View Full Version : Reverse Engineering projects?

April 29th, 2007, 07:13 AM
I guess this is kind of embarassing since I'm going into a Comp Sci major and I should know this but... why don't we have more reverse engineering projects going on?

As an open source community, the single biggest advantage that we have is that we can share and collaborate much better than closed source projects. If we had more reverse engineering projects, not only would closed source projects lose their appeal (why develop closed if people are going to reverse engineer it?) but we would also have many more powerful applications. The best examples I can think of are the illustrator/photoshop kit and perhaps the CAD environment and, of course, graphics drivers. Of course, the biggest advantage to this is that more people would come over the linux because the apps would be available for all the OSes.

Photoshop is widely viewed as more powerful than GIMP or any other image editor out there, but it has alot of bloatware. We really don't have autoCAD or solidworks on linux, ProE is available, but I don't believe that it is open source. Finally, the Nvidia and ATI drivers drive me insane and many others can probably attest to that as well. Is there some site like launchpad atleast that people can come together and work on reverse engineering applications and drivers?

(Yes, I realize that application reverse engineering is a whole different ballgame when compared to driver reverse engineering.)

April 29th, 2007, 07:30 AM
Because it's hard work.

April 29th, 2007, 07:33 AM
Everything is hard work. I think that is a comment that can stand for anything related to opensource. If you want easy work, use windows or mac :P

I agree. We need more reverse engineering going on. Especially on ati gpus because for crying out loud they cant even give out good proprietary drivers. Might as well learn how the cards work all the way thru and make some nice open source drivers.

And, sure its hard work. But, opensource projects are driven by anyone who cares, not people who HAVE to be employed by some company limited to their own market.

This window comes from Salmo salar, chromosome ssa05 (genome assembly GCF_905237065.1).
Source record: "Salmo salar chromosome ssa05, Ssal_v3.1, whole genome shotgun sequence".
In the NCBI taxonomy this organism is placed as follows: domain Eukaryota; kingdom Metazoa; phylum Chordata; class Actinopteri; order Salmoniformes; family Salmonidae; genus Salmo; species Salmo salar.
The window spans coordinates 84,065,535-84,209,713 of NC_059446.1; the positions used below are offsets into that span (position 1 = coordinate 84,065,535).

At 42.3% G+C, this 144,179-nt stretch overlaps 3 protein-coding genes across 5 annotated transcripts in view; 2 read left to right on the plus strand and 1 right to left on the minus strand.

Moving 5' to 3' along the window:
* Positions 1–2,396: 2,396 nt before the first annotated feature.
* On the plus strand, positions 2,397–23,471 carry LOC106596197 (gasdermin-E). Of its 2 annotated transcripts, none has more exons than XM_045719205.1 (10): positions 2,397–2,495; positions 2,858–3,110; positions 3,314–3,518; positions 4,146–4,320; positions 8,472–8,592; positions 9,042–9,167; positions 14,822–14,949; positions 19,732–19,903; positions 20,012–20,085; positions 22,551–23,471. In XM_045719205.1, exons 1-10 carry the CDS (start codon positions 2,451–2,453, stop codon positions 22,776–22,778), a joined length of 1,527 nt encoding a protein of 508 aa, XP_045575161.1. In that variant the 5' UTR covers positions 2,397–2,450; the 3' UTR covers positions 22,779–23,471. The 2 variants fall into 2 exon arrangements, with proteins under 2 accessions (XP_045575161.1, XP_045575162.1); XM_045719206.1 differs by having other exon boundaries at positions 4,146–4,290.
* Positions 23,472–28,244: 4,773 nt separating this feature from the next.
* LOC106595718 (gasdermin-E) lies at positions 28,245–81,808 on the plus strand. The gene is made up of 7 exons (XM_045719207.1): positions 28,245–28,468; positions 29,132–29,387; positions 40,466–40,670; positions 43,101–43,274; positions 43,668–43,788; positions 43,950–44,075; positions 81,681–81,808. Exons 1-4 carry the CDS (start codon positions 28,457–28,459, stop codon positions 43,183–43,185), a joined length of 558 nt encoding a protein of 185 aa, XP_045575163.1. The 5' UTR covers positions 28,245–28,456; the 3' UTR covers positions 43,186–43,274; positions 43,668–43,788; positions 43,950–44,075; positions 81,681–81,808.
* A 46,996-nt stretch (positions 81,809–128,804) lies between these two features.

April 29th, 2007, 07:34 AM
Because you have to set it up right so as to not trip up the law, you have to have two teams, one doing the research and creating documents for team two to come in and write code. you can't let team one write the code because that would fall faul of DMCA and a number of other daft laws around licensing.

And as above, it's bloody hard work, I know I've done it a few times.

April 29th, 2007, 07:53 AM
Hmm I realize that it may be hard work, but imagine the benefits =o. ATI/Nvidia open source drivers? Are any members of team 1 allowed to work on team 2 btw? Also, does this law apply in Canada =P?

Tundro Walker
April 29th, 2007, 09:42 AM
Also, does this law apply in Canada =P?

"A group of Linux dev's announced today that they released a version of PhotoShop for Linux, which they reverse-engineered from the Windows version and simply re-coded for Linux. They did this on one of the developer's private Islands in the middle of the Pacific, where International law doesn't apply. So, while it can legally be used there, it is illegal to use any where else in the known universe. When asked what they thought, Adobe spokesperson said 'um...what?'. Meanwhile, in other news, a mass exodus of Linux users have booked flights to the Linux PhotoShop developers island, saying 'thank god, it's about time'..."

April 29th, 2007, 10:41 AM
Aren't there patents in place protecting software from being reverse engineered?

April 29th, 2007, 04:14 PM
From what I've read about reverse engineering, patents protect some things, but reverse engineering is mainly discovering how something works and then doing it another way, so that it avoids conflicts with copyright law.

As DoctorMO said earlier, there's ways around it but you need 2 teams to be doing it. Realisticly, I think as soon as team 1 finishes the documentation, people will start jumping on board to implement it.